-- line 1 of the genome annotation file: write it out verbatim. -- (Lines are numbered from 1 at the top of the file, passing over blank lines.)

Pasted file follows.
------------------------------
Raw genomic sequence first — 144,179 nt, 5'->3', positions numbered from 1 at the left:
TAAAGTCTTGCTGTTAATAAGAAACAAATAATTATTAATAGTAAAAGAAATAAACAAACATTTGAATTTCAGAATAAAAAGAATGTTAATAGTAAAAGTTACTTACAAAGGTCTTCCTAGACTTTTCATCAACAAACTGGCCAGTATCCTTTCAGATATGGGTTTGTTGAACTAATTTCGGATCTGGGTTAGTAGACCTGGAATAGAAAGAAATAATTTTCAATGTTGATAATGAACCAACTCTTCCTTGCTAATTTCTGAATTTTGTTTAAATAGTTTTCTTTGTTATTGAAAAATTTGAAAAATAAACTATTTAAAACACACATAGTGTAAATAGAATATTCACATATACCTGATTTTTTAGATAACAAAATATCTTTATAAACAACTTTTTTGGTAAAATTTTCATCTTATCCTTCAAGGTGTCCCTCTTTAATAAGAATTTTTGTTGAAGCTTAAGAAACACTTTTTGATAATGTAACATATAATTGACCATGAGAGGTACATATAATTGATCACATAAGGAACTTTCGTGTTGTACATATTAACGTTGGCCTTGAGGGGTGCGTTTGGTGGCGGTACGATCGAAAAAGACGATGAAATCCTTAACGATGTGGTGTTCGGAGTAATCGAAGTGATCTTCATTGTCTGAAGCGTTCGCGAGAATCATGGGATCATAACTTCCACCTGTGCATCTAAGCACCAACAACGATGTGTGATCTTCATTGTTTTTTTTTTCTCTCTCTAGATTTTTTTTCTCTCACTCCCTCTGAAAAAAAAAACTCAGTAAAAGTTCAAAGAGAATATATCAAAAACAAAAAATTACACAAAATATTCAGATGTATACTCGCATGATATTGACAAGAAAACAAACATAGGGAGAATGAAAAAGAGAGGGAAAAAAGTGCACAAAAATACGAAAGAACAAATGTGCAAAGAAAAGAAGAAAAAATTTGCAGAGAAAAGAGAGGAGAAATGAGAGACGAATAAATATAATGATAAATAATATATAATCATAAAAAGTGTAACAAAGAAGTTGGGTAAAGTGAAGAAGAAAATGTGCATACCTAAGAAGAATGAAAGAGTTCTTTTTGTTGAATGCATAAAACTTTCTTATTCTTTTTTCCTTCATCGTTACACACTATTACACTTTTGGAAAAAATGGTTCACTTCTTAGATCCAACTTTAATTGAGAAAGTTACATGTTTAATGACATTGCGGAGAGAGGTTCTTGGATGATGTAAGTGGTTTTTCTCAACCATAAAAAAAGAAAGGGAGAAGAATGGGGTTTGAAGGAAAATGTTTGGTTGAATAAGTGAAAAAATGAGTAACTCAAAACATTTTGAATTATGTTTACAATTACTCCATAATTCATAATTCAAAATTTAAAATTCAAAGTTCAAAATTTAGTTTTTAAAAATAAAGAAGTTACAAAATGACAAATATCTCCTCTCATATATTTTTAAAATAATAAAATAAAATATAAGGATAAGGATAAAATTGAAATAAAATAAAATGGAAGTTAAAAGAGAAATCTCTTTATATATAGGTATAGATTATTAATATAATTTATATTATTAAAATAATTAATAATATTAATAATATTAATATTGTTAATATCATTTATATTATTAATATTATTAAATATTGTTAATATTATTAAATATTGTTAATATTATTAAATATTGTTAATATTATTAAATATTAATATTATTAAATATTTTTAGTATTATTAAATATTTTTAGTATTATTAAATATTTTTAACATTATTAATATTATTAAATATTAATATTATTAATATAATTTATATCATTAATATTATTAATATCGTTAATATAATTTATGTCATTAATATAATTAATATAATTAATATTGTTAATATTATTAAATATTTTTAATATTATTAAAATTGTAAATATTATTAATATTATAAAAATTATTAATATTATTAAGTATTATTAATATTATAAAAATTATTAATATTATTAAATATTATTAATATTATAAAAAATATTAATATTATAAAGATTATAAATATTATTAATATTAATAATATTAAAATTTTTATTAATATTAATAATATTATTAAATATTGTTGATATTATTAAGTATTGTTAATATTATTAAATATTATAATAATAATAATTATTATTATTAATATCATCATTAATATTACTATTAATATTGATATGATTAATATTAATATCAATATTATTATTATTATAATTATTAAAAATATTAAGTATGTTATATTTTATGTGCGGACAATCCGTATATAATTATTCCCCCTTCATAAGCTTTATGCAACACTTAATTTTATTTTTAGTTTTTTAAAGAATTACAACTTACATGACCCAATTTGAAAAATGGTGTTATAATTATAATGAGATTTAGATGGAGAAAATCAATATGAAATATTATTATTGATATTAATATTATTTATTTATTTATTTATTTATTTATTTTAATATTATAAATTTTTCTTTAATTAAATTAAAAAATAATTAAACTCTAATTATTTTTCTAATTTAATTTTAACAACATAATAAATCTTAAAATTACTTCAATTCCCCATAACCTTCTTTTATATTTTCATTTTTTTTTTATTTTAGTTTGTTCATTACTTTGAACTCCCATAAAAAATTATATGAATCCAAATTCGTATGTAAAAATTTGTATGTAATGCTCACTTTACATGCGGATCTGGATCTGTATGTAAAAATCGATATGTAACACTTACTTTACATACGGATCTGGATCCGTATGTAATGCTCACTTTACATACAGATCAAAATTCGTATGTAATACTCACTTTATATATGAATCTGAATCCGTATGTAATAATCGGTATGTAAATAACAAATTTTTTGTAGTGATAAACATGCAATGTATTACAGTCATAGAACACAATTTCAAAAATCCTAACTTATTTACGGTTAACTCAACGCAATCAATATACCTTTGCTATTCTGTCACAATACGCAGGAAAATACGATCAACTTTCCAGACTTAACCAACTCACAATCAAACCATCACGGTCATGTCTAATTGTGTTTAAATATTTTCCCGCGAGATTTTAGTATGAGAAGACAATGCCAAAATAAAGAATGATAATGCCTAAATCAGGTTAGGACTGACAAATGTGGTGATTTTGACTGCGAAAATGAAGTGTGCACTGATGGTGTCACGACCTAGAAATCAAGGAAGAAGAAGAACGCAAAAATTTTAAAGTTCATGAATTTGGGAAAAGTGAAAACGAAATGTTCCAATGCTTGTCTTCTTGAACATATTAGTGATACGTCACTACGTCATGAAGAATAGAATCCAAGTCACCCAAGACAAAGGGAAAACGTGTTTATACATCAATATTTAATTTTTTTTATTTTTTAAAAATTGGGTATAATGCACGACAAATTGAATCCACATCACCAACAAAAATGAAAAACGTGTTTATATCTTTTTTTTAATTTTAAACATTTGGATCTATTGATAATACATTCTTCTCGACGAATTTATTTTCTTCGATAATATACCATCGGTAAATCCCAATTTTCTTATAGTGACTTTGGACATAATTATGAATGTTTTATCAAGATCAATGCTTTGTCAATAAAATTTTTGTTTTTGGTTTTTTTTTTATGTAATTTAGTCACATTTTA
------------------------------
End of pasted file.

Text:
Raw genomic sequence first — 144,179 nt, 5'->3', positions numbered from 1 at the left: